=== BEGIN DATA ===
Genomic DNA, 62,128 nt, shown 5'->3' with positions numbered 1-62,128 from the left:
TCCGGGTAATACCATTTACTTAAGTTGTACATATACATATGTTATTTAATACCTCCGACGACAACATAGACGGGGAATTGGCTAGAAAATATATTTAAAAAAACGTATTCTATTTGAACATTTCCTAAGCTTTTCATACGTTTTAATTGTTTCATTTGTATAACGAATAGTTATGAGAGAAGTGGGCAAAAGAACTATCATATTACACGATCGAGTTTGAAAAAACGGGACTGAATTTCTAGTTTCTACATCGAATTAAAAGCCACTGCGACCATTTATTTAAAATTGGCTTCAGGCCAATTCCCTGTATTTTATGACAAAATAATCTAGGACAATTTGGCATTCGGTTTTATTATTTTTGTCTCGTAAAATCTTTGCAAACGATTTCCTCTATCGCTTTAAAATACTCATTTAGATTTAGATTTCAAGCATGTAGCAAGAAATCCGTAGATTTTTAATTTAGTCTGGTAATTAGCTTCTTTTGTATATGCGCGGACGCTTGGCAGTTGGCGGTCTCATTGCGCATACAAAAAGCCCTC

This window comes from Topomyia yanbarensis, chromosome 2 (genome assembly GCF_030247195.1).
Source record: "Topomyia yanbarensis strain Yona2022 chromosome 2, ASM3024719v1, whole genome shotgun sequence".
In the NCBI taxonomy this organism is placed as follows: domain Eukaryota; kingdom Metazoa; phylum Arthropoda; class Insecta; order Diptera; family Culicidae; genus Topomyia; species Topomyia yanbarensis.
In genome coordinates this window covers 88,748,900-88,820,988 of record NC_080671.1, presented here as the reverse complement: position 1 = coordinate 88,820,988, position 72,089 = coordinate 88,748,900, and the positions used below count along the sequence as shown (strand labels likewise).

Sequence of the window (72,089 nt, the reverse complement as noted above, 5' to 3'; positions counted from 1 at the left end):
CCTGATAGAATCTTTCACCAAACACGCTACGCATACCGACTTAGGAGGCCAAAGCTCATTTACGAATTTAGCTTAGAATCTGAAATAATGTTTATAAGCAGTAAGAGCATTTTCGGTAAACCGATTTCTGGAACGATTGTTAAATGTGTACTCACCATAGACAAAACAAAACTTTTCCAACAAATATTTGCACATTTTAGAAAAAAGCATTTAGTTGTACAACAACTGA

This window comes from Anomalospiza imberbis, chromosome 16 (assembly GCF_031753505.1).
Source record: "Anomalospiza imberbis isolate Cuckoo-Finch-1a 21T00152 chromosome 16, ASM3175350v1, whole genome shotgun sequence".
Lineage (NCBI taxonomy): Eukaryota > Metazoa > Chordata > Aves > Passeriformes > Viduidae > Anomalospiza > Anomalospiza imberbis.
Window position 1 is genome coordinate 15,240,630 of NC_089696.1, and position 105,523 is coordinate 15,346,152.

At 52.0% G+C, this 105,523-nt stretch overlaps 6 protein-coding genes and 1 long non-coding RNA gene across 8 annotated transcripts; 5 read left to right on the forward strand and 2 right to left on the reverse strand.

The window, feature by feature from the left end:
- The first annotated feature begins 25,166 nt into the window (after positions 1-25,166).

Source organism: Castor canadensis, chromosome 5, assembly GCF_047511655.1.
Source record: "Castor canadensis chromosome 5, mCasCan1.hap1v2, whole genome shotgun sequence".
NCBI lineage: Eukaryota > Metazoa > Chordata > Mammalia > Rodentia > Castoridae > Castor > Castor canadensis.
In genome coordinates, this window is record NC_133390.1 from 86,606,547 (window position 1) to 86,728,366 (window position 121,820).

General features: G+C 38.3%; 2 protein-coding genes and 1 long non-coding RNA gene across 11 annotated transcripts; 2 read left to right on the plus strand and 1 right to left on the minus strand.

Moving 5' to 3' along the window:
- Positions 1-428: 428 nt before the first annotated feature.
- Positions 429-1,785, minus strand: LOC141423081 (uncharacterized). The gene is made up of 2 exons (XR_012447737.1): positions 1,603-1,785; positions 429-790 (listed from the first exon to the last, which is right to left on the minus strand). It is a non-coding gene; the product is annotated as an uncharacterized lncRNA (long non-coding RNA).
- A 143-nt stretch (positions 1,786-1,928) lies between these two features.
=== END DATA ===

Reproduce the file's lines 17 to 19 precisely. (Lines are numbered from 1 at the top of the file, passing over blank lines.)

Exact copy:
Source record: "Castor canadensis chromosome 5, mCasCan1.hap1v2, whole genome shotgun sequence".
NCBI lineage: Eukaryota > Metazoa > Chordata > Mammalia > Rodentia > Castoridae > Castor > Castor canadensis.
In genome coordinates, this window is record NC_133390.1 from 86,606,547 (window position 1) to 86,728,366 (window position 121,820).